Habitats of North Carolina
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Lotic Habitats
Piedmont and General Rocky Rivers
Habitat Overview This habitat is defined by aquatic to semi-aquatic species that are associated with rivers that possess extensive areas of riffles: there must be at least a moderate current and plentiful rocks present. All species in this habitat must be able to cope with the scouring action of the rivers.

The Odonates included in this habitat perch as adults on exposed rocks located well out in the water. Foraging and mating take place in the vicinity of the riffles. Nymphs of Neurocordulia are rock-clingers (also clinging to roots and woody debris) (Tennessen, 2018) and may therefore also stick close to the riffles. So may the nymphs of the two damselflies, who live within aquatic vegetation (Schwiebert, 2007). The nymphs of the Gomphurus species, on the other hand, may reside in substrates located away from the rocks. Gomphurus nymphs are burrowers who live in substrates -- sometimes buried quite deeply -- ranging from sand, silt, gravel, and mud (Tennessen, 2018). All of these species generally require the well-oxygenated waters associated with riffle habitats and are usually found only in unpolluted rivers.

Virtually all examples of this habitat occur west of the Fall-line and include species that occur in both the Piedmont and Mountains or in the Piedmont alone. Species restricted to the cooler rivers of the mountains are treated in the Montane Rocky Rivers habitat.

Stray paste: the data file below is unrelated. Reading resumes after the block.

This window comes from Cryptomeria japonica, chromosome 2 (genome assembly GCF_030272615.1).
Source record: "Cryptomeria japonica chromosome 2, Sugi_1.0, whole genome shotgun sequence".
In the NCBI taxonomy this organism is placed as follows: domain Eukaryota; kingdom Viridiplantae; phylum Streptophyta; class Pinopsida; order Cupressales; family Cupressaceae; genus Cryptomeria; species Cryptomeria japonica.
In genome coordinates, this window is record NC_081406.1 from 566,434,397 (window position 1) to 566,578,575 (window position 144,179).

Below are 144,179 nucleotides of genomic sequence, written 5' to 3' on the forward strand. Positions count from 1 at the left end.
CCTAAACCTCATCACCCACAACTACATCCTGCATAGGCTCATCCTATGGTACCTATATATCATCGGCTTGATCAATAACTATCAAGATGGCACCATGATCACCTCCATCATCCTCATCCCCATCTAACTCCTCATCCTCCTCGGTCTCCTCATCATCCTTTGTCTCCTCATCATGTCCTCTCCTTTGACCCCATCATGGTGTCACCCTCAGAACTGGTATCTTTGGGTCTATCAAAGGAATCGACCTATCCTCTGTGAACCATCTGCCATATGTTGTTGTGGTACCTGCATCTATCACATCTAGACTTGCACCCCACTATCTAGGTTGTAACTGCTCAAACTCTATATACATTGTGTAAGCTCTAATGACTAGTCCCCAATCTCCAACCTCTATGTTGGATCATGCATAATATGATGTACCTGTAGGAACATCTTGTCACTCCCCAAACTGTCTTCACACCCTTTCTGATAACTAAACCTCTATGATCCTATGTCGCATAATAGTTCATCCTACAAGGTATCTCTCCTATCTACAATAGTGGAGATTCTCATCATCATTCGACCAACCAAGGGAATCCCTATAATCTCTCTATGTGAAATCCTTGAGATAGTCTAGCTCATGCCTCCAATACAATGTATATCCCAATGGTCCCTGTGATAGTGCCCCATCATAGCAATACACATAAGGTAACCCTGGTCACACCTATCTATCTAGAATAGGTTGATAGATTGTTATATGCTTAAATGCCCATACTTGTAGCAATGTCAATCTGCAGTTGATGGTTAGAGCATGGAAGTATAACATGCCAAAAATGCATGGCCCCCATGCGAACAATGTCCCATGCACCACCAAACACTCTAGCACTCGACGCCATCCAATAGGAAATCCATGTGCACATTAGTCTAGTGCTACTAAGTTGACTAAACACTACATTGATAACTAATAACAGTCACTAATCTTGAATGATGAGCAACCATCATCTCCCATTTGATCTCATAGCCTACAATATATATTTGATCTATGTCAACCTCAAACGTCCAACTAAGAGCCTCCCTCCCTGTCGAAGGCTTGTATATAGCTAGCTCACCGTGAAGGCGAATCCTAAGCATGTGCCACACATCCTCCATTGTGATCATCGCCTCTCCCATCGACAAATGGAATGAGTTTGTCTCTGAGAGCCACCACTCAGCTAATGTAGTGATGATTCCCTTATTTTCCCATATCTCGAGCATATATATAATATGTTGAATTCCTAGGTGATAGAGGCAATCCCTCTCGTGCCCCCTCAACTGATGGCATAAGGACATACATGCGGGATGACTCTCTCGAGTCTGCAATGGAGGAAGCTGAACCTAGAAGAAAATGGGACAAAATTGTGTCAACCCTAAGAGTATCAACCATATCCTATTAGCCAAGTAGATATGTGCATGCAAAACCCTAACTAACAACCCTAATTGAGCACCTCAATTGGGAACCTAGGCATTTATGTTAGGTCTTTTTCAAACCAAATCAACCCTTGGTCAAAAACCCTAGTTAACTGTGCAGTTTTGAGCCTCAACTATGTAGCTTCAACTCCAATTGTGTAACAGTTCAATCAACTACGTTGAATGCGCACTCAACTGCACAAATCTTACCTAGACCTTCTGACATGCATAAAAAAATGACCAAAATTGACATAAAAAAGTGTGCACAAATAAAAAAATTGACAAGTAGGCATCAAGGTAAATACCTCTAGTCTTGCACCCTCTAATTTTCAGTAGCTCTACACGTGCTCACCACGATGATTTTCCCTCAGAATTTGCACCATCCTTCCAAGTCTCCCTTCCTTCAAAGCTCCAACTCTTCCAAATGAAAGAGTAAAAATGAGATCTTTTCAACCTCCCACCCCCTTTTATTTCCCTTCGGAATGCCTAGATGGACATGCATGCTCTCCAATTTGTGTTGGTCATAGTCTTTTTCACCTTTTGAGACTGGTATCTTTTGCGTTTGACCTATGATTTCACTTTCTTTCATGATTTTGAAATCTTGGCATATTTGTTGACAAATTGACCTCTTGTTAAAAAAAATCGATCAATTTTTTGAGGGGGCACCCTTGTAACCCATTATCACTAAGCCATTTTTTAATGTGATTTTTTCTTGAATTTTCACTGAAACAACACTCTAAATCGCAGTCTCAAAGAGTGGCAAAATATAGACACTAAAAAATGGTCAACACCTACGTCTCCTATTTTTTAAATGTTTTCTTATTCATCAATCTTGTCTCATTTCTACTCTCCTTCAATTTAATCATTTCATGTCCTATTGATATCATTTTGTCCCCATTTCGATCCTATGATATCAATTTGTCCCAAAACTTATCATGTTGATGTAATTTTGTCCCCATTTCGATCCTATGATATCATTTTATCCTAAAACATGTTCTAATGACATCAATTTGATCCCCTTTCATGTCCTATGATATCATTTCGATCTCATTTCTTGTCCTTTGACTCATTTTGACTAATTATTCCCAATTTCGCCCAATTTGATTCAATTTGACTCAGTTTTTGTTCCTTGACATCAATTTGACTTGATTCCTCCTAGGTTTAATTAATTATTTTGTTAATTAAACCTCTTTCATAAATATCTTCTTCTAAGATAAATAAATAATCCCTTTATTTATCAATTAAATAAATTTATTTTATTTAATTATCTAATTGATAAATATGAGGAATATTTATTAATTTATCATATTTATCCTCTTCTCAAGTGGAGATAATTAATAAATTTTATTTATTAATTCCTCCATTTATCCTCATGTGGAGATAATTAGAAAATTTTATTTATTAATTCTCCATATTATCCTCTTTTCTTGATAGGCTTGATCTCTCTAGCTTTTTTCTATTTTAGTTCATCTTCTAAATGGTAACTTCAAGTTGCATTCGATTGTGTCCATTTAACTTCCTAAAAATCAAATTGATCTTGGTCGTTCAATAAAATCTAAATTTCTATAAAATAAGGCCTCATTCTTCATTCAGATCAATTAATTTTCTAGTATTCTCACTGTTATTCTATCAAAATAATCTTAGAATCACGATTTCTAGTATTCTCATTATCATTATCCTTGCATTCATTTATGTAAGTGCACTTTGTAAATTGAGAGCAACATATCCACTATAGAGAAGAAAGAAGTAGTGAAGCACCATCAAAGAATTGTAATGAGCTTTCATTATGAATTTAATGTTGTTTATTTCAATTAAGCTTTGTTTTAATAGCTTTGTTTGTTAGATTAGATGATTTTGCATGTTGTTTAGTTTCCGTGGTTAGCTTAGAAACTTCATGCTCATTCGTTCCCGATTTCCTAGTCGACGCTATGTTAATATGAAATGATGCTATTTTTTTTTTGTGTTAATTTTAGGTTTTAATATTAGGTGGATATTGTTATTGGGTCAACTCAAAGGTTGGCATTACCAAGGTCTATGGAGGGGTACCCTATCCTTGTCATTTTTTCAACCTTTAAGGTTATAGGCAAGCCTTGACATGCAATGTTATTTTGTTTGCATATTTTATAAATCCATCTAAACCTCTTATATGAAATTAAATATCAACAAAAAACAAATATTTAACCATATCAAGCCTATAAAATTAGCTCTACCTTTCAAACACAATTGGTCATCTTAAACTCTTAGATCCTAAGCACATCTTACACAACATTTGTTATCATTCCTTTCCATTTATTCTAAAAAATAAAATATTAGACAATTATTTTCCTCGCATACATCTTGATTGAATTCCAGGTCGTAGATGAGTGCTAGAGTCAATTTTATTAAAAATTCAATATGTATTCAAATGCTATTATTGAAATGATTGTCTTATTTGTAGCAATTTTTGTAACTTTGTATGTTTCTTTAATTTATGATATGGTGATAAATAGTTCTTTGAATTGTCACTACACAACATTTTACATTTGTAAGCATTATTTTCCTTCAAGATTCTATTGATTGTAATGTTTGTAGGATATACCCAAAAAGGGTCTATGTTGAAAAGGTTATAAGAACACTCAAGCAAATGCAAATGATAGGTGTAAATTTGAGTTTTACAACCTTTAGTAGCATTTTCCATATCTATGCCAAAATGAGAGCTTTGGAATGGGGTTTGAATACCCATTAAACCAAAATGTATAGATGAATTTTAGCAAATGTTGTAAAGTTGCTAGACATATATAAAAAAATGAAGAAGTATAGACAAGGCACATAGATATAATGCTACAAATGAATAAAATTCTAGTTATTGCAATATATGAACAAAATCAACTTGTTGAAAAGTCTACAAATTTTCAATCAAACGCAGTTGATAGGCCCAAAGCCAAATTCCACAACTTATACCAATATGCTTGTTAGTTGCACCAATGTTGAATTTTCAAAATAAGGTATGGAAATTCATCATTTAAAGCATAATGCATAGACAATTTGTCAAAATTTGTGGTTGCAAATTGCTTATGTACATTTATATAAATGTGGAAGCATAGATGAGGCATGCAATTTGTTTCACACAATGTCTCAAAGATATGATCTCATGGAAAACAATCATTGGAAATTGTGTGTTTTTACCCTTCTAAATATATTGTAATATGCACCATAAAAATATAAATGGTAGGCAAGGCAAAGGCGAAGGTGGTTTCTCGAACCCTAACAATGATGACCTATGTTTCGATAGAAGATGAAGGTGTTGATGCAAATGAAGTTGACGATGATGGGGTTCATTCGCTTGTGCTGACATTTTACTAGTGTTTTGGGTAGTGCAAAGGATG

Related NHP Natural Communities Only a single NHP Natural Community (Schafale and Weakley, 1990; Schafale, 2012) intersects this habitat: Rocky Bar and Shore. Most of the subtypes of this community represent shoreline vegetation or that found on gravel and sand bars and can be found along non-rocky rivers and streams. Two subtypes that include riffle species more specifically are the Riverweed Subtype and Water Willow Subtype.
Determining Species
Taxa Global RankState RankProbability of Extirpation (PE)
Calopteryx angustipennis - Appalachian Jewelwing G4S3S40.0020
Gomphurus fraternus - Midland Clubtail G5S10.3584
Gomphurus lineatifrons - Splendid Clubtail G4S20.0460
Gomphurus septima - Septima's Clubtail G3S30.0058
Gomphurus vastus - Cobra Clubtail G5S3S40.0020
Hetaerina americana - American Rubyspot G5S50.000000000
Hylogomphus abbreviatus - Spine-crowned Clubtail G4S3S40.0020
Neurocordulia virginiensis - Cinnamon Shadowdragon G4S10.3584
Carex torta - Twisted Sedge G5S30.0058
Dolomedes scriptus - Striped fishing spider G5S3S40.0020
Harperella nodosa - Harperella G2S10.3584
Justicia americana - American Water-willow G5S4S50.0002
Podostemum ceratophyllum - Hornleaf Riverweed G5S50.000000000
Solidago plumosa - Yadkin River Goldenrod G1S10.3584
Pseudemys concinna concinna
Regina septemvittata - Queen Snake G5S40.0007
Expected Number of Extirpations with a PE value (Sum of PE) = 1.5001
N = Number of Extant Species with a PE value = 13
Average PE = ENE/N = 0.1154
Number of S5 species = 2
Proportion of Secure Species = Number of S5 Species/N = 0.1538
Habitat Risk Index = ENE x (1 – PSS) = 1.2694

Candidates for Inclusion
Habitat Sub-sets
Distribution Map
Survey Coverage Map
Survey Coverage
Survey Priorities
Average Imperilment of Habitat Members
Habitat Conservation Status
High Quality Habitat Occurrence Table
High Quality Habitat Occurrences
Protected Habitat Occurrences
Threats and Trends
Status Summary
Stewardship Recommendations
References Schwiebert, E., 2007. Nymphs, Stoneflies, Caddisflies, and Other Important Insects: Including The Lesser Mayflies (Vol. 2). Rowman & Littlefield.

Tennessen, K.J., 2018. Dragonfly Nymphs of North America: An Identification Guide. Springer.
Updated on 2019-09-08 18:48:50